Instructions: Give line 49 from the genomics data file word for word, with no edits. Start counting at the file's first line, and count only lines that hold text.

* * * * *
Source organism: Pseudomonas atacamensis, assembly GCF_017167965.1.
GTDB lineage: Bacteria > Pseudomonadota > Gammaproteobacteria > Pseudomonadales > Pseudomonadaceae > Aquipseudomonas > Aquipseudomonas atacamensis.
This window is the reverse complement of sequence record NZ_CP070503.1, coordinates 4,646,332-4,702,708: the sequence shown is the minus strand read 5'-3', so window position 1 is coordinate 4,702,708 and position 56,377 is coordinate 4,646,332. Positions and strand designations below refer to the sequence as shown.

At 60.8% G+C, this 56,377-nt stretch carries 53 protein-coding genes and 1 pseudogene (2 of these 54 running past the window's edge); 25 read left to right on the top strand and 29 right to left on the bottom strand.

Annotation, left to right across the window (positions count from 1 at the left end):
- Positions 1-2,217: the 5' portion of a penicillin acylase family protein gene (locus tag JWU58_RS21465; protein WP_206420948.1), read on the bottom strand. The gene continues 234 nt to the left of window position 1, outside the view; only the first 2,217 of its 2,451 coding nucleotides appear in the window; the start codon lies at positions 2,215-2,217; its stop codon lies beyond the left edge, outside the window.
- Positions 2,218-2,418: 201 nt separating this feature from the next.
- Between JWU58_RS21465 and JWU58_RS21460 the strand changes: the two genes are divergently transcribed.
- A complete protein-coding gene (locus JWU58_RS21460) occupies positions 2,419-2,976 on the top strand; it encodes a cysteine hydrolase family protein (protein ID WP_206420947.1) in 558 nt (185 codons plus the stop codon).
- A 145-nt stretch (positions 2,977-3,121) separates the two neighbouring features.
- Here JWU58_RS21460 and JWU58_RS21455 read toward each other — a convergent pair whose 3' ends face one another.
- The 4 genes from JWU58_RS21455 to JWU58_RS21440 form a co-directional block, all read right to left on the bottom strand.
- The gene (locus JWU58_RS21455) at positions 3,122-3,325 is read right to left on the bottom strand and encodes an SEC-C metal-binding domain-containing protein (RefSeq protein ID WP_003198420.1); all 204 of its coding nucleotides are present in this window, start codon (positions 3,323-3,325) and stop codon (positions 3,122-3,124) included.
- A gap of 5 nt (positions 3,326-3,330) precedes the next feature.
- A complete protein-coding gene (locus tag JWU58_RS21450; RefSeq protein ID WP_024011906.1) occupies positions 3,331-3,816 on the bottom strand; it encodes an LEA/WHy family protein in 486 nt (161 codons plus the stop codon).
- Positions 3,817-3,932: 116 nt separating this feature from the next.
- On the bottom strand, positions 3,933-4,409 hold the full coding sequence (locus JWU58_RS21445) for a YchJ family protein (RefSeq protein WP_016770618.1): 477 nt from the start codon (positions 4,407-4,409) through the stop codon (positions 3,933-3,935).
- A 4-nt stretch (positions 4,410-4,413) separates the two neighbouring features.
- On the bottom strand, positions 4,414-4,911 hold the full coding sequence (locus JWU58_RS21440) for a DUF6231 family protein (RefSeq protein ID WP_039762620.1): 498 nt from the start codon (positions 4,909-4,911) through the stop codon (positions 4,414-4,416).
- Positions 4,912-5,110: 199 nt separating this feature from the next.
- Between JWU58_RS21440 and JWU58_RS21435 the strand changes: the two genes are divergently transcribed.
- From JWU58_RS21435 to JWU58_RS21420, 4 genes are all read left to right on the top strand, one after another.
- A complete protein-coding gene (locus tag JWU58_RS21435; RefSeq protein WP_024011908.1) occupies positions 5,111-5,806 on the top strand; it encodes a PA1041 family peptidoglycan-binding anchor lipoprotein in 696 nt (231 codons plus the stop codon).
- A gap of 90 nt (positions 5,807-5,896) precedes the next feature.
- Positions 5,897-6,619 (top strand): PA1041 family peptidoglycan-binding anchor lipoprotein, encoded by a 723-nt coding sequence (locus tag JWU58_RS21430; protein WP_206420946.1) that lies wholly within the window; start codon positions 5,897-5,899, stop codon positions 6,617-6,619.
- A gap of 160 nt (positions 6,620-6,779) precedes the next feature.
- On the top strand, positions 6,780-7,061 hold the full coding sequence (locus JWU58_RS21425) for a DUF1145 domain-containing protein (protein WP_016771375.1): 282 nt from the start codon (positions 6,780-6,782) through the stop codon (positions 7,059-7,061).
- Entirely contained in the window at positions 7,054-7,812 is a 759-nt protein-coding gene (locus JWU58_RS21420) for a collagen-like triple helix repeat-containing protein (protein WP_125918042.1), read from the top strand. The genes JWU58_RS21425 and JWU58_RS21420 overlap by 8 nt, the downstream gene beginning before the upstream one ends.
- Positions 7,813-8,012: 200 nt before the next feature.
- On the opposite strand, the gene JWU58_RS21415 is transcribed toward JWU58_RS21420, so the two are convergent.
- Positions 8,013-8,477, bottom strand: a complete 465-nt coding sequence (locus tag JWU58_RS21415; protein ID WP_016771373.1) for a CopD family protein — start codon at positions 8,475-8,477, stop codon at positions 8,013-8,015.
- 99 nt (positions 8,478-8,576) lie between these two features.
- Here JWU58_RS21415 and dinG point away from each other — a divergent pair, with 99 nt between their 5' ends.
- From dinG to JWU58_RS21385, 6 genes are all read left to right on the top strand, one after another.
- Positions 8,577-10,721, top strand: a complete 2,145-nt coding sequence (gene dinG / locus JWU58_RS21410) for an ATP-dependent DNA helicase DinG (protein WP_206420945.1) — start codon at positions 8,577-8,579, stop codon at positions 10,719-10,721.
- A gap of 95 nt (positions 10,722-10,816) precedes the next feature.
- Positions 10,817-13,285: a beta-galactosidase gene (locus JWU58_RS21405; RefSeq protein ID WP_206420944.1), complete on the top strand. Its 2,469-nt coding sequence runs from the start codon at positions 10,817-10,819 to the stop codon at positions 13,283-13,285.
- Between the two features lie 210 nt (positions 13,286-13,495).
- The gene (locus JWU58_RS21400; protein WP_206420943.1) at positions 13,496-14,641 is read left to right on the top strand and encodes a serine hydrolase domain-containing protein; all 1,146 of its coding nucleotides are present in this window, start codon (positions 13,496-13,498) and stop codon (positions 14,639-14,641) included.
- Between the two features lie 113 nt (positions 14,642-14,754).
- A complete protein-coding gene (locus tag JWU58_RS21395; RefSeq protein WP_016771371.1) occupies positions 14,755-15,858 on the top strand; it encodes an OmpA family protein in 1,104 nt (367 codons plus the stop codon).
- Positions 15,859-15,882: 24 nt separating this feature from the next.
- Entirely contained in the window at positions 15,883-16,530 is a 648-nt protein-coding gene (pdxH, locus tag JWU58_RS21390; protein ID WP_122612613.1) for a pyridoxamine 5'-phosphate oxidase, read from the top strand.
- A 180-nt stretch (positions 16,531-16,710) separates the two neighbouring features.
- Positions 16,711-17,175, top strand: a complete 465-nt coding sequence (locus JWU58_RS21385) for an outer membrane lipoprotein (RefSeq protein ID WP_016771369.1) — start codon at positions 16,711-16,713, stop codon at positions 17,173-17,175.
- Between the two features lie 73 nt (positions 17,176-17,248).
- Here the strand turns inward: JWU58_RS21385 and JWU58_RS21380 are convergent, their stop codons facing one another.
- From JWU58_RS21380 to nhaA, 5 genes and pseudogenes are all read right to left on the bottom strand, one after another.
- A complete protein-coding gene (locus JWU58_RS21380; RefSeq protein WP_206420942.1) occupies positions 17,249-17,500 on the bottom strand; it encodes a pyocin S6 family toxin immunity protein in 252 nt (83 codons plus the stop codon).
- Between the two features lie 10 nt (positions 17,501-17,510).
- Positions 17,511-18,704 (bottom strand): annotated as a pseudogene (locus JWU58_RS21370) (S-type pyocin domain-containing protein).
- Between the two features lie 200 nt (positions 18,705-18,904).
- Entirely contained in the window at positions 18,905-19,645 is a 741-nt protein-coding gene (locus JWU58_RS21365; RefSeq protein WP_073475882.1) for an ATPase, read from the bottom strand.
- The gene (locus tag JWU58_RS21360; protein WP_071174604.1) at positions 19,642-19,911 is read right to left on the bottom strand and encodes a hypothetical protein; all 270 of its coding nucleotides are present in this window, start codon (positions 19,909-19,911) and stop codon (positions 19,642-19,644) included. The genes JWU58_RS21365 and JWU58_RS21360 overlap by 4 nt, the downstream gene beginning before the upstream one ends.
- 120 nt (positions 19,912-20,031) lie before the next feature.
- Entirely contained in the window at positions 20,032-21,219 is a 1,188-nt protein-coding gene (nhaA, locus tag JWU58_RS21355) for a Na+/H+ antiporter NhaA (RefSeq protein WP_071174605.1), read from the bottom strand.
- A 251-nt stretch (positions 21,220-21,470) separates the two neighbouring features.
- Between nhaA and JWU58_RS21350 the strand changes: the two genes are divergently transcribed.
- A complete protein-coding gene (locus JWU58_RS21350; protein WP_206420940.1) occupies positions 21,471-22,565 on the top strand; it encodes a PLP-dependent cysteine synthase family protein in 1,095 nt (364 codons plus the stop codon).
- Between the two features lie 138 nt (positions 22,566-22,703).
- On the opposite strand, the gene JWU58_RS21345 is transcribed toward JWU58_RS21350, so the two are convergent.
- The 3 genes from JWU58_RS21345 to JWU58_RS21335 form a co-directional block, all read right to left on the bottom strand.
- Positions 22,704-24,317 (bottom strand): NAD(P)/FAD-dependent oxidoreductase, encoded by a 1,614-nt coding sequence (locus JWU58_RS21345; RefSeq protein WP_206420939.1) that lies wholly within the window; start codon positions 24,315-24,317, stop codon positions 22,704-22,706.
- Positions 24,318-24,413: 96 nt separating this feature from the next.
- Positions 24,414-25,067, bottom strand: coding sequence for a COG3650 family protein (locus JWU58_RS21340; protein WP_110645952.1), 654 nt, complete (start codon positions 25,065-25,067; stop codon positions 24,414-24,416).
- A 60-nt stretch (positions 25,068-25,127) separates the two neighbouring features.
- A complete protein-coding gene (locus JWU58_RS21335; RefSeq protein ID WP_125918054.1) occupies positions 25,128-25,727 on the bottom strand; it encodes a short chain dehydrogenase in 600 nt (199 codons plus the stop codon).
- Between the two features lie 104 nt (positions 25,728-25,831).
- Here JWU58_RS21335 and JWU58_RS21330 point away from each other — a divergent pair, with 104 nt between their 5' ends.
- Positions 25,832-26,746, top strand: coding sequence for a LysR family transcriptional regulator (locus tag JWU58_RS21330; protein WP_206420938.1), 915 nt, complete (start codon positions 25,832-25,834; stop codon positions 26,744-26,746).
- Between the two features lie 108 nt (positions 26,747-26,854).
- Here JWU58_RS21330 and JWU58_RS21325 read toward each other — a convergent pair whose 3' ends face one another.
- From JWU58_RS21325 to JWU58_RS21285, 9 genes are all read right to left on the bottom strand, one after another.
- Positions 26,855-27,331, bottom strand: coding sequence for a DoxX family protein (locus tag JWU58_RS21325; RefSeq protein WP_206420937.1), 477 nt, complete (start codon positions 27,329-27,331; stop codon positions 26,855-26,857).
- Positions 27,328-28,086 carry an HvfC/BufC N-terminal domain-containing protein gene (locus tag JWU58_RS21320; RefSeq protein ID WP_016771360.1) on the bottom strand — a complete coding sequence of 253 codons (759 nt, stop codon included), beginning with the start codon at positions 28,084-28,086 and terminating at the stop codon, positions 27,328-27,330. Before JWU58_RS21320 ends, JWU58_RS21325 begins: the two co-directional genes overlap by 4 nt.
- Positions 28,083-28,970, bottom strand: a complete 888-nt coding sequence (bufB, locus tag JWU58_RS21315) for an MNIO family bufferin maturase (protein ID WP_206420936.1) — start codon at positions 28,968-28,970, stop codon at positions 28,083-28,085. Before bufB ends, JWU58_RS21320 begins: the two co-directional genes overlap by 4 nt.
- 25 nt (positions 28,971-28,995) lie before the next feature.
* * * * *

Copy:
- A complete protein-coding gene (locus JWU58_RS21380; RefSeq protein WP_206420942.1) occupies positions 17,249-17,500 on the bottom strand; it encodes a pyocin S6 family toxin immunity protein in 252 nt (83 codons plus the stop codon).